A nasty lawsuit between two email tech firms over alleged theft of intellectual property apparently is entering the discovery stage.
Email On Acid LLC alleges that 250ok licensed its Email Previews Service, then used it to create a competing product and poach clients, breaching the agreement between the two firms.
250ok denies the charges.
The case was filed last December. Since then, 250ok has been acquired by Validity and 250ok’s legal team has been changed.
Neither side had responded to a request for comment at deadline.
It is not clear how the scheduling will be affected by the COVID-19 pandemic outbreak.
In the last apparent development, on April 24, the sides agreed to a protective order setting up confidentiality rules for discovery. All that would be rendered moot if the contestants agreed to settle out of court prior to discovery.
According to the complaint on file with the U.S. District Court for the District of Colorado, Email On Acid licensed its Email Previews Service API for use by 250ok clients in 2015.
That software-as-a-service allows users to view how emails will render in Gmail, Yahoo, and other email platforms, and via mobile desktop and the web.
Initially, the Email Previews Service was available only to Email on Acid clients, but the firm later offered a white-label version for other email technology providers to offer to their customers.
In 2018, 250ok CEO Greg Kraios threatened Email On Acid CEO John Thies that 250ok “would either acquire Email on Acid or rip-off the Email Previews Service (despite the prohibition against doing so in the License Agreement),” the complaint alleges.
This threat was repeated during encounters at two industry conferences, the complaint says.
In June 2019, 250ok ran ads on Google, billing itself as: “Email On Acid Alternative/250ok."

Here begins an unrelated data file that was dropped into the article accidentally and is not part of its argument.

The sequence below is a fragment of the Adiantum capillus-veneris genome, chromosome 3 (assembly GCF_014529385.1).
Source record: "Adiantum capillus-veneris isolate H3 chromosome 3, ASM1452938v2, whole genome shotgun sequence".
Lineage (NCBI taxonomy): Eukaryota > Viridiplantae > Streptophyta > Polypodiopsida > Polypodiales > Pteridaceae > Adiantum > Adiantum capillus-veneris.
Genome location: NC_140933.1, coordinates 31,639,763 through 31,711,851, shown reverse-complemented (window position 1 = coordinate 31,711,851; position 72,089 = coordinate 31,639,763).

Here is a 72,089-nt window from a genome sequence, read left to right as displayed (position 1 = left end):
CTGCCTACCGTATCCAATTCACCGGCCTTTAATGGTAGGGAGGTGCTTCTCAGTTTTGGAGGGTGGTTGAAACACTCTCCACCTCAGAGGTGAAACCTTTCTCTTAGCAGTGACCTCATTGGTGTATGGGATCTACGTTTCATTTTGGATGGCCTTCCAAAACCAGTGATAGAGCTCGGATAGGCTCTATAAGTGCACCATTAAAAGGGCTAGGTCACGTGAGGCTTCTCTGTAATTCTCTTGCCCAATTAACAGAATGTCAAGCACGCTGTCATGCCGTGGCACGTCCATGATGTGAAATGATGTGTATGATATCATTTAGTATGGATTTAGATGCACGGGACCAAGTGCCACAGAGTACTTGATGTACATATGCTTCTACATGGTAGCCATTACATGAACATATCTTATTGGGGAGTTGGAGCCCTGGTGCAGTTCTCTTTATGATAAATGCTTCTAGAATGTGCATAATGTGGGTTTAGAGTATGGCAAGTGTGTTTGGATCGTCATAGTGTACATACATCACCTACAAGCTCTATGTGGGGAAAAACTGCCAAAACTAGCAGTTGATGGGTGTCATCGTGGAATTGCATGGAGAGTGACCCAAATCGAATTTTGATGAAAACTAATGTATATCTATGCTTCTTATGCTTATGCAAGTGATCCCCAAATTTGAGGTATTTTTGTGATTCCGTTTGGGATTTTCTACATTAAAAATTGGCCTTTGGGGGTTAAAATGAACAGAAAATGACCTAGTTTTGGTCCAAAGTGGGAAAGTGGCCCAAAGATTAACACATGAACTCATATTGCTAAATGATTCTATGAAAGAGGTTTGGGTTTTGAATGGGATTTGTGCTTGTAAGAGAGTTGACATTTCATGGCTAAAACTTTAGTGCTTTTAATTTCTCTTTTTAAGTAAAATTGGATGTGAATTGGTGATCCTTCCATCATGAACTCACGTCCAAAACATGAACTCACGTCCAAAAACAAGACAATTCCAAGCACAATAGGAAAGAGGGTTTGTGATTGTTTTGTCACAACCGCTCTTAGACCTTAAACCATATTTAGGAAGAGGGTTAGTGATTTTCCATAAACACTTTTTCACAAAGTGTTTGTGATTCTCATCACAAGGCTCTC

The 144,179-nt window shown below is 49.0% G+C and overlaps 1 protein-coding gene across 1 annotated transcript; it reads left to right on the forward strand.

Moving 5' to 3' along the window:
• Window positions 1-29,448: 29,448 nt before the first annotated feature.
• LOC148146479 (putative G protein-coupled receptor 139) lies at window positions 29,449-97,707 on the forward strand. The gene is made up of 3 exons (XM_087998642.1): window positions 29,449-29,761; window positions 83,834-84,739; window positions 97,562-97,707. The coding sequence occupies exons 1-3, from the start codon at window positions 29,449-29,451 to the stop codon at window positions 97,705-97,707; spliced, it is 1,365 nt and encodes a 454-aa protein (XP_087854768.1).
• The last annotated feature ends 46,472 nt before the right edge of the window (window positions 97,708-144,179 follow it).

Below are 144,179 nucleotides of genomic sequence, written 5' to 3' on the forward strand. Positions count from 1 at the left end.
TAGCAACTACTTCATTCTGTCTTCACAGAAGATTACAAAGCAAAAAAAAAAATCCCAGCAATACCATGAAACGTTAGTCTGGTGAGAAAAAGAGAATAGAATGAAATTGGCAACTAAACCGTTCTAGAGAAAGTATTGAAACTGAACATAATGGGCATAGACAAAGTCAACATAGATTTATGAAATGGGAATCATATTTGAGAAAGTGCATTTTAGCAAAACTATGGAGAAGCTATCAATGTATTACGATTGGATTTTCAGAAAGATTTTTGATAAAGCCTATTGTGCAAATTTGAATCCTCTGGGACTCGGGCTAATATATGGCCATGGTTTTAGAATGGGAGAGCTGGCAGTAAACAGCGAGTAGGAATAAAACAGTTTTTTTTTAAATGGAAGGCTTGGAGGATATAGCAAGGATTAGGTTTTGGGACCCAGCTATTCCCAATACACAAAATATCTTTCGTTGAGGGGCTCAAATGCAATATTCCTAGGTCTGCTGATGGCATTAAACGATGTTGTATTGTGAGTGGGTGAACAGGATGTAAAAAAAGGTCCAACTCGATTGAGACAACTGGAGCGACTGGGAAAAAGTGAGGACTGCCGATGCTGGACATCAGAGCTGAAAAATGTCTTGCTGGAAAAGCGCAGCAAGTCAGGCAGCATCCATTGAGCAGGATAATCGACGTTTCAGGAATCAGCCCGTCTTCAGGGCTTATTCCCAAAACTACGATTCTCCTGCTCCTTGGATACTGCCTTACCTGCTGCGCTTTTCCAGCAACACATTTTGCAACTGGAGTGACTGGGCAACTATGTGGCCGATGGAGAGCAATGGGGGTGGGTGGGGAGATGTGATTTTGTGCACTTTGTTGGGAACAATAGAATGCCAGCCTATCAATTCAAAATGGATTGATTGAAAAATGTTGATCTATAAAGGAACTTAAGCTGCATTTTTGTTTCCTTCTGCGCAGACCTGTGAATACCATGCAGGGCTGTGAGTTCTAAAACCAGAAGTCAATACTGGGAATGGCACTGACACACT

Email on Acid says it terminated the license agreement with 250ok that July.
250ok’s answer to the charges is that it already used Litmus for a viewing service when approached by Email on Acid in 2015, and that it continued using Litmus during the term of the agreement, using Email on Acid only as a backup, according to a synopsis of the defense position by U.S. Magistrate Judge Michael E. Hegarty.
250ok had been seeking a “more reliable software solution,” Hegarty continues.
Email on Acid’s service did not more prove more reliable that the one offered by Litmus, and it hired two independent contractors to build the technology, neither of whom was familiar with the product offered by Email on Acid, Hegarty adds.
The firm denies that it competes with Email on Acid.
In its complaint, Email on Acid said: "The immense challenge involved in developing this service is one of the main reasons why there were only two companies in the world providing this service: Email on Acid and its competitor (Litmus).”
Validity, parent of Return Path and 250ok, has the pockets to acquire Email on Acid if such an option were on the table.